So, do you want to know what I learned in five years? Here it is, in a nutshell. Worth every moment of gulping-for-air honesty, fearful of being found out, then relieved to have been and reassured I was still ok. Not ok—better. Here goes (deep breath):

  1. Notice what you are feeling and allow yourself to feel whatever it is you’re feeling. (Another wise woman once said to me “take up as much space in the world as you need to”.)
  2. Figure out what you want, then gently, but strongly, stand by it.
  3. “That won’t work for me” is enough. There is no need to explain.
  4. Breathe.
  5. Read poetry aloud.
  6. Be kind.
  7. Your husband, and children—your family—come first.
  8. Ask yourself at what personal cost does pleasing others come?
  9. Give yourself a break.
  10. Go on a holiday. A proper holiday.

Et, voila! My ten steps to living a less-than-perfect life. You are welcome. 

Any questions?

The trees have ears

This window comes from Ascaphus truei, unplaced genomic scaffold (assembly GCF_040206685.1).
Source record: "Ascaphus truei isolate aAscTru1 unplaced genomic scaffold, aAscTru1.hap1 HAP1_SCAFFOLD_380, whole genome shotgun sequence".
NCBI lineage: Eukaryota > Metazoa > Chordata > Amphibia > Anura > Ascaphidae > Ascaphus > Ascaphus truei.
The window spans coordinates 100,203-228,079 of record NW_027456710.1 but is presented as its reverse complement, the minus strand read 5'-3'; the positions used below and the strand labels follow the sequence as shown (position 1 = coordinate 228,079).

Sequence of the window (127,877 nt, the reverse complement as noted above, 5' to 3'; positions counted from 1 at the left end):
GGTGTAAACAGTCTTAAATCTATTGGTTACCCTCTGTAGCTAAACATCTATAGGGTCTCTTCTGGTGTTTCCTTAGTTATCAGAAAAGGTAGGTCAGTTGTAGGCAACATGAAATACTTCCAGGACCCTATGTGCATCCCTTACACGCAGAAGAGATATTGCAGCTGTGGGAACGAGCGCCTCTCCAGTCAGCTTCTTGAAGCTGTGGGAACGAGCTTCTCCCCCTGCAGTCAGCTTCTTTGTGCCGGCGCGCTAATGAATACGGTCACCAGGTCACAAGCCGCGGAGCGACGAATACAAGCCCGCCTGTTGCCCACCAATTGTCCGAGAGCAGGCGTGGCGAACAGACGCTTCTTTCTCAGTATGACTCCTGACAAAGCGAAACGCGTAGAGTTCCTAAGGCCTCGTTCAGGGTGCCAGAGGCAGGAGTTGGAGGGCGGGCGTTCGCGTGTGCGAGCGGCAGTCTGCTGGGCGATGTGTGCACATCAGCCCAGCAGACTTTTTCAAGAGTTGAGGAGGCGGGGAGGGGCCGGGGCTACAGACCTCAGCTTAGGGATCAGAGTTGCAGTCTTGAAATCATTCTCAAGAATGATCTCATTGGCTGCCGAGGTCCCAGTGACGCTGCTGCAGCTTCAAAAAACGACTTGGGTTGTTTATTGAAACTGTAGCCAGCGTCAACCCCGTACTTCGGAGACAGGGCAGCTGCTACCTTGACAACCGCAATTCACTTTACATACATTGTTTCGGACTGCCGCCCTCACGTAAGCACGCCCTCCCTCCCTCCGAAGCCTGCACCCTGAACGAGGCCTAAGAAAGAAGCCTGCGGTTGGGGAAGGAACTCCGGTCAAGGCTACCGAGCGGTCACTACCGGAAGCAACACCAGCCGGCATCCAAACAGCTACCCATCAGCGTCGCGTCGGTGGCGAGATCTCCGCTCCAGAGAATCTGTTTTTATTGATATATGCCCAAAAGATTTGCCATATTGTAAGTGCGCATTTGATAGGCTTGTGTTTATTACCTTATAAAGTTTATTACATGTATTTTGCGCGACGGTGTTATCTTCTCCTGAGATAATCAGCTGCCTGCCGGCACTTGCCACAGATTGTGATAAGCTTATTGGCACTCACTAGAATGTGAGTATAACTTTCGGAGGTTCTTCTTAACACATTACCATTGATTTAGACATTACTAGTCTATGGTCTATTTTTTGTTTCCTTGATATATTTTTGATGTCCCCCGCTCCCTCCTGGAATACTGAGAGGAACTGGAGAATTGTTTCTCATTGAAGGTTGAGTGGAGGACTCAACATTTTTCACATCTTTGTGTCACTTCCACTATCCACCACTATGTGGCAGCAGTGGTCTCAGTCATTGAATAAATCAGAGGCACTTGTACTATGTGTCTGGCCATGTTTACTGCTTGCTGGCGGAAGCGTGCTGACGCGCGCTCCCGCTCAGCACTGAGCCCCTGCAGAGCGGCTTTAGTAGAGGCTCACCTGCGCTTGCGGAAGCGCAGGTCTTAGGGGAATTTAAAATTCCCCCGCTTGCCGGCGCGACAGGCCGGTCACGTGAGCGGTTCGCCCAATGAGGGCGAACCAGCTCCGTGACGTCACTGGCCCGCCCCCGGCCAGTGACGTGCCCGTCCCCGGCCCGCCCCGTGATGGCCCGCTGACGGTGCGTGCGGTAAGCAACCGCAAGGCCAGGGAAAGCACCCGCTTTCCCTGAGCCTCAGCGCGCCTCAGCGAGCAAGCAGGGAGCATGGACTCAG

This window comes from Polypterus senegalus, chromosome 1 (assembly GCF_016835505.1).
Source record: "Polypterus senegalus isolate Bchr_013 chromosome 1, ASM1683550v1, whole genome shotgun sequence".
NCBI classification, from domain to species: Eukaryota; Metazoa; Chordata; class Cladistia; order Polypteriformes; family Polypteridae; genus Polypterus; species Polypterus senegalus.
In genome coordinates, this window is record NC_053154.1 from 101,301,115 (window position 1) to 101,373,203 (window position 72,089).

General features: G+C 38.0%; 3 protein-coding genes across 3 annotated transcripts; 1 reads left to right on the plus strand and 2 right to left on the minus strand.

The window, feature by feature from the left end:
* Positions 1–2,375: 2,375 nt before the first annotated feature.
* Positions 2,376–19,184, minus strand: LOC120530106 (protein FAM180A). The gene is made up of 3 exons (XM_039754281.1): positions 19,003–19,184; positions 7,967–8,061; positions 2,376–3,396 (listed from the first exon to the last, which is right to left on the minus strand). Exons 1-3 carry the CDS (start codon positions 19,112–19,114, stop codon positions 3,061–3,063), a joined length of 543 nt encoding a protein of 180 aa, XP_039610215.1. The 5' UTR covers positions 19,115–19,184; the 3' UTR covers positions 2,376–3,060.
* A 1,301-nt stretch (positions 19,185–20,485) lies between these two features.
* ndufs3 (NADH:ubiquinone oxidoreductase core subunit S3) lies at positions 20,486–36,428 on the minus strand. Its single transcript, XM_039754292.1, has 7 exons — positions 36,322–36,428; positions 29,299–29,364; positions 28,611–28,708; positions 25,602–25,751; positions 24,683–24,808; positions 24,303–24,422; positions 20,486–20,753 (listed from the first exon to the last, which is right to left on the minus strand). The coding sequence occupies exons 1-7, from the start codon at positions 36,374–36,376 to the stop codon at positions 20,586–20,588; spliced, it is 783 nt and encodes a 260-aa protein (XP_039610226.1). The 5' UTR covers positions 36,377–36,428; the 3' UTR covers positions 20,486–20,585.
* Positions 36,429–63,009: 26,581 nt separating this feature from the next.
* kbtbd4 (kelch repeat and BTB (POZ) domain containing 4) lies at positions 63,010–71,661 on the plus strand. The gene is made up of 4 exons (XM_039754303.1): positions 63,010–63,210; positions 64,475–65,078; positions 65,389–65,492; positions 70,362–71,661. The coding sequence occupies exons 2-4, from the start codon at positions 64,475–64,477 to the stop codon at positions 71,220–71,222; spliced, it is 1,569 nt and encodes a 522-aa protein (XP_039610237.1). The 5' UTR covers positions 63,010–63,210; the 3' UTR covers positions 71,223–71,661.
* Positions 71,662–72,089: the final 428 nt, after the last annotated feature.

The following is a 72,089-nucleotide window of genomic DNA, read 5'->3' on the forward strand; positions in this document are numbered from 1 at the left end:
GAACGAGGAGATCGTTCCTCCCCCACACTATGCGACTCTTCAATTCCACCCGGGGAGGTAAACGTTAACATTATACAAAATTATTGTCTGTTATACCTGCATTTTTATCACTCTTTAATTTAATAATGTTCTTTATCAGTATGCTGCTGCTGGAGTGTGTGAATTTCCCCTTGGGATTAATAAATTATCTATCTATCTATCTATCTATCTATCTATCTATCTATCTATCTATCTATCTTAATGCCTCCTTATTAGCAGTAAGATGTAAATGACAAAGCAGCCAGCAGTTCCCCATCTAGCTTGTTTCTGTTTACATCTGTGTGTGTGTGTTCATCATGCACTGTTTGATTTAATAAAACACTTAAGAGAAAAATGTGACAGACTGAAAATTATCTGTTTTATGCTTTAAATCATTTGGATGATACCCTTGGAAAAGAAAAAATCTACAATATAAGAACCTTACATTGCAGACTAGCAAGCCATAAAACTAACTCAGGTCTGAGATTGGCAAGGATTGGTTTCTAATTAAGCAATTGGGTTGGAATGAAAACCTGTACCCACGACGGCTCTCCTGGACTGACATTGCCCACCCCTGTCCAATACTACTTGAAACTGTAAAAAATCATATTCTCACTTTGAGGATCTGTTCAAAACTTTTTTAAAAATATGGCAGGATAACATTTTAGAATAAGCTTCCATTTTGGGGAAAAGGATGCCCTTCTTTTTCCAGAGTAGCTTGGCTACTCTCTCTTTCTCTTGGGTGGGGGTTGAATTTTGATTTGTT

I love snippets of conversation — listening in to other people’s lives, quietly, secretly. Is there a website for that? An archive of unconnected phrases, exclamations, ums and uh-huhs. “No she didn’t!”

I walk the paths of our neighbourhood, where many a mysterious, snippet of a one-sided mobile phone conversation was overheard: two women, earnestly walking through the minutiae of their day, their problems unleashed, now halved. A man, loudly bleating “he called, on my birthday, said ‘I love you’ (he’s never said he loves me), then doesn’t say ‘happy birthday’, then…”

I love the way people express themselves so freely, as if I am not listening in, silently judging, seeing how they measure up, how their lives compare to mine. I feel so unafraid of my own anxious mind when I hear that everyone else is dealing with the familiar awful boss, unscrupulous threat to suburbia, or inexplicable family upheaval.

The equality.

There are rainbows all over the internets and I can’t wipe the smile off my face. Part of the smile comes from the simple happiness radiating from my Facebook — those rainbow profile pics are so fun! Changing my profile pic on Facebook to the transparent rainbow over a pic of me and my husband felt fun and easy to do and a simple way to send a signal and join in the fun. But, the reality of the situation only really sunk in when a friend of mine said,